CCW DESIGN LECTURE SERIES in collaboration with TrAIN Research Centre | Toshino Iguchi | ‘Avant-garde Design and “Metabolism” in the 1960s Japan’ |



Friday 9th March 2012 17:00
Lecture Theatre – Chelsea College of Art and Design
16 John Islip Street
(Atterbury Street entrance)

This event is free and open to all.
No Need to RSVP

The avant-garde movement in Architecture and Design called ‘Metabolism’ emerged in postwar Japan. It was at the World Design Conference (WoDeCo) in Tokyo in 1960 that a group of young architects and designers made an official declaration with their statement ‘METABOLISM/1960-The Proposals for a New Urbanism’. This Metabolist group proposed their ideas for a future city such as ‘Marine City’, ‘Tower-shaped Community’, ‘Mobile House’ and ‘Wall City’. They also presented the idea of a ‘triangular structure’ for the relationship between design and human beings that connects three elements at each vertex: nature; a human being; and society. This talk will revisit the idea of Metabolism, and discuss how we can re-evaluate it now after a half century has passed. It will also revisit the WoDeCo which addressed the theme ‘Our Century: The Total Image’, and assess what this conference brought to the designers at that time. Finally, the talk would like to extend the discussion to where this discussion on Metabolism might take us, and in what way this movement helps us to explore new ideas.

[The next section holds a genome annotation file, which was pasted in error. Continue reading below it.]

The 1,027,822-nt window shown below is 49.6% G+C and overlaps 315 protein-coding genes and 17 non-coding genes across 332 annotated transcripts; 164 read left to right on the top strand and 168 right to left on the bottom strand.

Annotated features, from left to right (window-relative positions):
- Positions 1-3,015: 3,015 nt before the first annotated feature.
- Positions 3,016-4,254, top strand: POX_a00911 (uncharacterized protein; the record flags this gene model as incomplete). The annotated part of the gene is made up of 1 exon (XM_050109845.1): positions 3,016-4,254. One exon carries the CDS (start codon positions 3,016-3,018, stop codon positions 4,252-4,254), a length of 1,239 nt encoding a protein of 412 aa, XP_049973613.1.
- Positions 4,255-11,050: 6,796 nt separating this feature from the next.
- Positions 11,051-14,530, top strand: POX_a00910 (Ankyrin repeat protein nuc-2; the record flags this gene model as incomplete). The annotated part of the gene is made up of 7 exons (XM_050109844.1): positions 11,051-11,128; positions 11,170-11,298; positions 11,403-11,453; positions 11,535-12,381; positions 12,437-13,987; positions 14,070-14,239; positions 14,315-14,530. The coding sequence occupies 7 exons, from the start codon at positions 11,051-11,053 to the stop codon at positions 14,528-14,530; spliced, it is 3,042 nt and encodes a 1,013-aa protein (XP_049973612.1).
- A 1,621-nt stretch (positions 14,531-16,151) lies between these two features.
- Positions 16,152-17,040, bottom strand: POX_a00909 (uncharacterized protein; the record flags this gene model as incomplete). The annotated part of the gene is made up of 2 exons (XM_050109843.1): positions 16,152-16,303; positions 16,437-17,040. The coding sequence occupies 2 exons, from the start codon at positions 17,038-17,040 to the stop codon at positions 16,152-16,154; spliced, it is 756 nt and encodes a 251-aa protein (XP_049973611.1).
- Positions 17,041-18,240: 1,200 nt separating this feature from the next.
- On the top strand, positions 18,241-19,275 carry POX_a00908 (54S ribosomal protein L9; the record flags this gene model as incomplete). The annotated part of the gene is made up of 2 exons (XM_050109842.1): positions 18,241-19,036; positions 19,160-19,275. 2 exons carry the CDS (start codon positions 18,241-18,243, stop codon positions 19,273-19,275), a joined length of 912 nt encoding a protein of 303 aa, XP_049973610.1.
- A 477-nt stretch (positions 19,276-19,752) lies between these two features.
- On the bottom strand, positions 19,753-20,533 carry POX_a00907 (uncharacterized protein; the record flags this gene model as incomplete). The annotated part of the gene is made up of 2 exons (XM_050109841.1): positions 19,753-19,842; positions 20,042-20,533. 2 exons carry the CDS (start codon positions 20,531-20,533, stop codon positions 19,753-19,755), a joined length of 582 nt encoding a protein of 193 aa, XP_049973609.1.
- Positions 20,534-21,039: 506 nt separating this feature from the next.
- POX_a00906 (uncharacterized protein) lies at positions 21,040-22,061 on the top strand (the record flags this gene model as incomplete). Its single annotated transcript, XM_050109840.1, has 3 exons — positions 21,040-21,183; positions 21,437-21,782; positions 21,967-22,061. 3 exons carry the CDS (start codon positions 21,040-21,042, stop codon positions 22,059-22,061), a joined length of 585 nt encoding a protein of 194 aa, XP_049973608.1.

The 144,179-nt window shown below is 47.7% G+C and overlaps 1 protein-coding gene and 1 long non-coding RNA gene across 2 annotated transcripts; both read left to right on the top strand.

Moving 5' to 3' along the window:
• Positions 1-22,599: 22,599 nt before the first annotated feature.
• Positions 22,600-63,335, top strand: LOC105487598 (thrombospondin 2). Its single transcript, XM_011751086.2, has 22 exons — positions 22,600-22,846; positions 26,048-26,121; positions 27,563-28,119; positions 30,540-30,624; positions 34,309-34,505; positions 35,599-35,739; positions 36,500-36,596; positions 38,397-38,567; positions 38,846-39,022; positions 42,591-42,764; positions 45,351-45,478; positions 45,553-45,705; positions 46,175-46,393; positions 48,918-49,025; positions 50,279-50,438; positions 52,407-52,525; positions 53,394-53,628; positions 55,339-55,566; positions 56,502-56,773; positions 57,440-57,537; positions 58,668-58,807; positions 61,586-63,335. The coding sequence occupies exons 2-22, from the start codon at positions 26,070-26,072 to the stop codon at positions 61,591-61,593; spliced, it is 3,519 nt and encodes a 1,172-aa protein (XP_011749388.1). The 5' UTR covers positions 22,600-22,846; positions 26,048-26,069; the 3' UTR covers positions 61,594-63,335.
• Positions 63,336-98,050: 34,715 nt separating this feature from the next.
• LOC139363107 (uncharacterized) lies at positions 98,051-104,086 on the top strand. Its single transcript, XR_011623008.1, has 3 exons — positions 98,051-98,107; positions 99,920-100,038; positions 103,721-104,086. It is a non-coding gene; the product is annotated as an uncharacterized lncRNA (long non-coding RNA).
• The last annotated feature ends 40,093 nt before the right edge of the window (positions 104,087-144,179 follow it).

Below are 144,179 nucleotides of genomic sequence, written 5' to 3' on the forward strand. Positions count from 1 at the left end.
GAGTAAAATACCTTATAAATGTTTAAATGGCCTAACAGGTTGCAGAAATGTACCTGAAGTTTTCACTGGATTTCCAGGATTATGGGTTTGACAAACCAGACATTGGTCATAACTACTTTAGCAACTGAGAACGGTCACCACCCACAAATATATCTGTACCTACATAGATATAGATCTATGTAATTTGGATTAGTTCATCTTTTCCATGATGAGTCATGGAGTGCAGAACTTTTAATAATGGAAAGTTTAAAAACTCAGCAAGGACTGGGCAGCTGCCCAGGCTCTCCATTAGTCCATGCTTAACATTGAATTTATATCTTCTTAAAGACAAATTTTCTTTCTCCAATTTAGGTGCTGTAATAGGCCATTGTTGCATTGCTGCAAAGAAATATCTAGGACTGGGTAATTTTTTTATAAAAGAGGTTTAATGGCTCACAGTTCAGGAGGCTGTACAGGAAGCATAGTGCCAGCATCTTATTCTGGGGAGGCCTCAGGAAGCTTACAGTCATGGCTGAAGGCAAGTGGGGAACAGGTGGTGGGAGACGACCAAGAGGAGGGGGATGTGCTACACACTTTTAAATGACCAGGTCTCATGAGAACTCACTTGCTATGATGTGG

Dr. Toshino IGUCHI is a professor at Saitama University in the Faculty of Liberal Art and is Chair of the Design History Workshop Japan. Her research focuses on modernism and avant-garde art and design in Central Eastern Europe and Japan. Dr. Iguchi’s publications include Hungarian Avant-garde ‘MA’ and Moholy-Nagy (Tokyo: Sairyū-sha, 2000), Avant-garde Manifest: Central and East Europe Modernism (Tokyo: Sangen-sha, 2005) and Moholy-Nagy: Visual Experiments (Tokyo: Kokusho Kankō-kai, 2011). Recently, she has also curated the Exhibition: Moholy-Nagy in Motion which was held at Kanagawa Prefectural Museum, National Museum of Modern Art Kyoto and Kawamura Museum in 2011.